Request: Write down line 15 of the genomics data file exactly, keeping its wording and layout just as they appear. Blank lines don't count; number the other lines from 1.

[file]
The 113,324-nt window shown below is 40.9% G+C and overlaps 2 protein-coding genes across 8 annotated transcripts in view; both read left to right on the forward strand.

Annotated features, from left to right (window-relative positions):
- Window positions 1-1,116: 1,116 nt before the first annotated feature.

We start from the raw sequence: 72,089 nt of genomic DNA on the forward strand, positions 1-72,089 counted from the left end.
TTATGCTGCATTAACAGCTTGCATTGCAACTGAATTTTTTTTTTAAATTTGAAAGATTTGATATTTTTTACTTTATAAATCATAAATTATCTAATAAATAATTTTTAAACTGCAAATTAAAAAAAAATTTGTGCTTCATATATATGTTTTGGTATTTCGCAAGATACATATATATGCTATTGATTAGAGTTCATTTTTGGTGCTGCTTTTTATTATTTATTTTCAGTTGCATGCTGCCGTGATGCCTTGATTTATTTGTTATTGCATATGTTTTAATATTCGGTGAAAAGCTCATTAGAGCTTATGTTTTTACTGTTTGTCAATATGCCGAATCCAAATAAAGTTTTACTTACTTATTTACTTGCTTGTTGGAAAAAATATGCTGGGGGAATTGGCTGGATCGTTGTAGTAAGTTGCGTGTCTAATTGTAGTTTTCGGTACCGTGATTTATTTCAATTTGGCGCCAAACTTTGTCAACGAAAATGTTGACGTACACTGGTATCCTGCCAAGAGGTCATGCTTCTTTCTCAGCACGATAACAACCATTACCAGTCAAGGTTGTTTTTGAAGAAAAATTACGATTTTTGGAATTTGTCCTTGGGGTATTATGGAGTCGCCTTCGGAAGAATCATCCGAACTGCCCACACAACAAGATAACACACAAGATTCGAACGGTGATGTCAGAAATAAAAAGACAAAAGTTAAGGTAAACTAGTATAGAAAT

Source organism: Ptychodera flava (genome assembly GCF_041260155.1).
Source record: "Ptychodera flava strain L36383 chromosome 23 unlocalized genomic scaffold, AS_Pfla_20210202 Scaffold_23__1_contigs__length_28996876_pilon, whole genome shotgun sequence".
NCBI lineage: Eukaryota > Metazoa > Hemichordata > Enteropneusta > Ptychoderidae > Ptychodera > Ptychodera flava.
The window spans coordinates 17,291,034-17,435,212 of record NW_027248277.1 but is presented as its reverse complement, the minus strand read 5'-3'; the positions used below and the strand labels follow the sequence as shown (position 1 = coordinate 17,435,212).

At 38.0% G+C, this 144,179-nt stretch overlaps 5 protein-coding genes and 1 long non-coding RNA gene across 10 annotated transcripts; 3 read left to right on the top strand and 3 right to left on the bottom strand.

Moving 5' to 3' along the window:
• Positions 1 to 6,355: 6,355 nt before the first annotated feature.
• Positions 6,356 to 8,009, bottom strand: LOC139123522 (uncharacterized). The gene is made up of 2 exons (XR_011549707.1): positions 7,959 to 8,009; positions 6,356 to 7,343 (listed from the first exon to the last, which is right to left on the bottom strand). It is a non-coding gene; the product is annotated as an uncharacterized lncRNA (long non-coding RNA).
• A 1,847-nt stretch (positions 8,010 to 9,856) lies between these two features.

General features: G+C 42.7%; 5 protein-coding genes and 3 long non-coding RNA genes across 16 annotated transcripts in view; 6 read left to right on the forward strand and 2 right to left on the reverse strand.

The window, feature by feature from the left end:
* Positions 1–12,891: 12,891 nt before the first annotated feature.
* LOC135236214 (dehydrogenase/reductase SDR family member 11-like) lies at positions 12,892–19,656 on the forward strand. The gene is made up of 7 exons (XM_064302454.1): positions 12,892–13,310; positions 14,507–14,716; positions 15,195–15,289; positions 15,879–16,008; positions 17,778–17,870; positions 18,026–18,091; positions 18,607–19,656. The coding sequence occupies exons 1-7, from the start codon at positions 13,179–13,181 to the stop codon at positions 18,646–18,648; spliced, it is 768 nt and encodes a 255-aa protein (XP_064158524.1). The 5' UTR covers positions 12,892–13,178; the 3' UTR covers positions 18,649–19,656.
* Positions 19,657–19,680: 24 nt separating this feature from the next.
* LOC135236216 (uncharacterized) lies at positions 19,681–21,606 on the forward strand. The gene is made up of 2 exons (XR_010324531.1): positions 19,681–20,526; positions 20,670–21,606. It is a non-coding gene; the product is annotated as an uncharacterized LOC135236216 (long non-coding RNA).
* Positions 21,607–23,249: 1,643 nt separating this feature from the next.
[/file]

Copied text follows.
General features: G+C 42.7%; 5 protein-coding genes and 3 long non-coding RNA genes across 16 annotated transcripts in view; 6 read left to right on the forward strand and 2 right to left on the reverse strand.